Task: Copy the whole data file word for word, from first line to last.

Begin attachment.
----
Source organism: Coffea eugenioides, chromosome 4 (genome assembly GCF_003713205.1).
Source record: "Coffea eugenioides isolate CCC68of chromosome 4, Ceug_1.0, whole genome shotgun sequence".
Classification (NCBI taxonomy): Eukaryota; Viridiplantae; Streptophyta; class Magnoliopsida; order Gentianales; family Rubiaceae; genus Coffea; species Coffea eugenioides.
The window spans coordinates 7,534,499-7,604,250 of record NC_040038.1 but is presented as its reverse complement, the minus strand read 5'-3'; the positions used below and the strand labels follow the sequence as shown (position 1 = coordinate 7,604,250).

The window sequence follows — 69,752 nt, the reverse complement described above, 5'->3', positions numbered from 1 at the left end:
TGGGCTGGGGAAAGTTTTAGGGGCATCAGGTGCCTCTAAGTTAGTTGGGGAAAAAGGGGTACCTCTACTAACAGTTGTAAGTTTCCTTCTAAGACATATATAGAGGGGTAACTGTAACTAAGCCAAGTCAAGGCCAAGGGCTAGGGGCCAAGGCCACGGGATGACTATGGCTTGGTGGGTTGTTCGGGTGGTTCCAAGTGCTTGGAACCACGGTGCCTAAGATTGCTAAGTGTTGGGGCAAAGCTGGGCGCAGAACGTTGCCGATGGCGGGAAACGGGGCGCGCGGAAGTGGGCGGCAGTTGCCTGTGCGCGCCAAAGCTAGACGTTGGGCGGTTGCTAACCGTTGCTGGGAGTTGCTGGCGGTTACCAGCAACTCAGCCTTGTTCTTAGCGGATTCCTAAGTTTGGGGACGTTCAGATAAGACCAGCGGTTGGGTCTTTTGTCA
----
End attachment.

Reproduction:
Source organism: Coffea eugenioides, chromosome 4 (genome assembly GCF_003713205.1).
Source record: "Coffea eugenioides isolate CCC68of chromosome 4, Ceug_1.0, whole genome shotgun sequence".
Classification (NCBI taxonomy): Eukaryota; Viridiplantae; Streptophyta; class Magnoliopsida; order Gentianales; family Rubiaceae; genus Coffea; species Coffea eugenioides.
The window spans coordinates 7,534,499-7,604,250 of record NC_040038.1 but is presented as its reverse complement, the minus strand read 5'-3'; the positions used below and the strand labels follow the sequence as shown (position 1 = coordinate 7,604,250).

The window sequence follows — 69,752 nt, the reverse complement described above, 5'->3', positions numbered from 1 at the left end:
TGGGCTGGGGAAAGTTTTAGGGGCATCAGGTGCCTCTAAGTTAGTTGGGGAAAAAGGGGTACCTCTACTAACAGTTGTAAGTTTCCTTCTAAGACATATATAGAGGGGTAACTGTAACTAAGCCAAGTCAAGGCCAAGGGCTAGGGGCCAAGGCCACGGGATGACTATGGCTTGGTGGGTTGTTCGGGTGGTTCCAAGTGCTTGGAACCACGGTGCCTAAGATTGCTAAGTGTTGGGGCAAAGCTGGGCGCAGAACGTTGCCGATGGCGGGAAACGGGGCGCGCGGAAGTGGGCGGCAGTTGCCTGTGCGCGCCAAAGCTAGACGTTGGGCGGTTGCTAACCGTTGCTGGGAGTTGCTGGCGGTTACCAGCAACTCAGCCTTGTTCTTAGCGGATTCCTAAGTTTGGGGACGTTCAGATAAGACCAGCGGTTGGGTCTTTTGTCA